I hope someone will correct me if I'm wrong, but I've looked at these figures and can't see any mistake.

Edit: The thumbnails didn't look too good so I put both images into a PDF and uploaded it.
Attached Thumbnails
I finaly found a truncated cone plugin for inkscape!!!-cone_1_001.jpg   I finaly found a truncated cone plugin for inkscape!!!-cone_1_002.jpg  
Attached Files
File Type: txt cone.mp.txt (3.2 KB, 6 views)
File Type: pdf cone.pdf (6.7 KB, 6 views)
File Type: txt cone.txt (712 Bytes, 4 views)

Last edited by Laurence Finston; 05-15-2023 at 11:20 AM.
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Old 05-15-2023, 12:24 PM
Siwi Siwi is offline
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I just had a play around with a simple cone and it's possible to do this in Inkscape with a few calculations. But could someone check this process to see if I've made any stupid brain farts?



You need some obvious measurements: D, the diameter of the base of the cone; d, the diameter of the top of the truncated cone, and S, the length of the side of the cone (we're assuming here that we are calculating for a regular truncated cone)


Find the circumference of the values D and d with maths that most 12-year-olds should know, pi x diameter. We will call these values Dc and dc

Then draw a complete circle whose radius is 2xS, we will call this C.

You then need to calculate how much to reduce the circumference by to get the correct length that matches the value of Dc and dc. Unfortunately I cannot find a way for Inkscape to show the length in mm of a circumference, but it will allow input in degrees, so we need to convert. Calculate the circumference of the circle C, then divide by 360. Then divide the value Dc by this number to find the degrees the development will have, and input this to generate the correct slice. This should then be done again for the value dc to find the truncation at the top, and by the use of the Difference or Cut Path tools a single 'model piece' can be created.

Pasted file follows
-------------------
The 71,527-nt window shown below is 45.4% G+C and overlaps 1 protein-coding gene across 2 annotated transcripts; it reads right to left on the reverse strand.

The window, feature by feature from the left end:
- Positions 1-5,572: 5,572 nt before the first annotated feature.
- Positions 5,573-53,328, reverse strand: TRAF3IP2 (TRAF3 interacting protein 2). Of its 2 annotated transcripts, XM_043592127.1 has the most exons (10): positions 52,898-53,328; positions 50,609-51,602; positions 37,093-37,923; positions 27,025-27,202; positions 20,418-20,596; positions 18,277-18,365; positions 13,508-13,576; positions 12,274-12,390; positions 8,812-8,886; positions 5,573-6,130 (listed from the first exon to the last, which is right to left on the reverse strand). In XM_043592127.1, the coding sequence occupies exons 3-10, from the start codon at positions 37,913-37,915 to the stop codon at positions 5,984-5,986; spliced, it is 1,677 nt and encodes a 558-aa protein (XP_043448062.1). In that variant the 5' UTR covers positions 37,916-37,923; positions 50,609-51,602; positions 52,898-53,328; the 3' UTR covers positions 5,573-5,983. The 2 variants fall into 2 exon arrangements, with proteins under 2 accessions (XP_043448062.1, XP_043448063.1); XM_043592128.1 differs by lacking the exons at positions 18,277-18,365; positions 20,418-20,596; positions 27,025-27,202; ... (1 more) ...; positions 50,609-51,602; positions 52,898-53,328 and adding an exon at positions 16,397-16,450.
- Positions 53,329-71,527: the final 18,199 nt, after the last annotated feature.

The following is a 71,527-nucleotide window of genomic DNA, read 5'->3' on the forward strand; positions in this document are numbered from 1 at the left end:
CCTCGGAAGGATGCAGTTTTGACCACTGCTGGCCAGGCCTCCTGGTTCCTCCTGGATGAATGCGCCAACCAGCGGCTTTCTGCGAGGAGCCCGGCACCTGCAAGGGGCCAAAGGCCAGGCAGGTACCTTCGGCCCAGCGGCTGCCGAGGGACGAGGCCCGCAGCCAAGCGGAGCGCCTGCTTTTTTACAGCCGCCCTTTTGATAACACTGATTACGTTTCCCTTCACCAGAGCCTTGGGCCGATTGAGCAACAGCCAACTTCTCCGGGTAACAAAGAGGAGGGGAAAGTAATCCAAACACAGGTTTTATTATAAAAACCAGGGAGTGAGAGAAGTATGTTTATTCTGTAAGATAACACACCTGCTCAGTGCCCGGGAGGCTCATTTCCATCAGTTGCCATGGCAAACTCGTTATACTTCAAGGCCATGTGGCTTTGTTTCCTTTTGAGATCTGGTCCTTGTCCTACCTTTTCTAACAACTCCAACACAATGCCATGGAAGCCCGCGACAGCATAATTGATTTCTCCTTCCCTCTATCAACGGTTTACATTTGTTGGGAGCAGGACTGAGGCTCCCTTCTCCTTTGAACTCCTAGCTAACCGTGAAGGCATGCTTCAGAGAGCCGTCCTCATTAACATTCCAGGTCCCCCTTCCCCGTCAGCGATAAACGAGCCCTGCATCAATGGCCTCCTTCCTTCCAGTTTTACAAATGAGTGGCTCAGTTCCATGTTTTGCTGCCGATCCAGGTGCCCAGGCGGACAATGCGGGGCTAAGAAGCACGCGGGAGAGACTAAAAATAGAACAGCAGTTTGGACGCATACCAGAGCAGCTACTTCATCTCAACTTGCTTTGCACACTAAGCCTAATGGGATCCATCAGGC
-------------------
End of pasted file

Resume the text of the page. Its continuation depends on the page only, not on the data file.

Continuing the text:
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Old 05-15-2023, 01:02 PM
Laurence Finston Laurence Finston is offline
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Quote:
Originally Posted by Siwi View Post
Then divide the value Dc by this number to find the degrees the development will have, and input this to generate the correct slice. This should then be done again for the value dc to find the truncation at the top, and by the use of the Difference or Cut Path tools a single 'model piece' can be created.
I don't think you need to calculate the number of degrees of the development. I think it's always possible to use 180 (the angle at p2 in my example), because using a different angle is equivalent to to using 180% with a different cone. For example, if you cut off one of the twelve sections in my example and join the remaining 11 at the edges, you still get a cone with the same length from the points on the circumference on the base to the fulcrum but with a steeper angle. You can continue removing sections until you only have three. This is equivalent to using 12 (or any other number of) sections for the corresponding new cones.

The same applies to any other angle within reason. You could use 120 or 150, for example.
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Old 05-15-2023, 06:37 PM
Abdullahsamir Abdullahsamir is offline
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Quote:
Originally Posted by Siwi View Post
Great news. Will it create parts where the segment is a different gradiant (side 's' on the diagram) on opposite sides or would the designer need to generate two half-frustums and combine them? I've been thinking recently about how to adapt Bruno's basic method to work in Inkscape. One of the major advantages of this would be that the same program would be used for both the design and the painting.
Yeah, I think so I haven't gotten to play with it THAT much so I don't know ALL the ins and outs, I just wanted to share it in case ppl haven't heard of it before.

I see what you are saying though.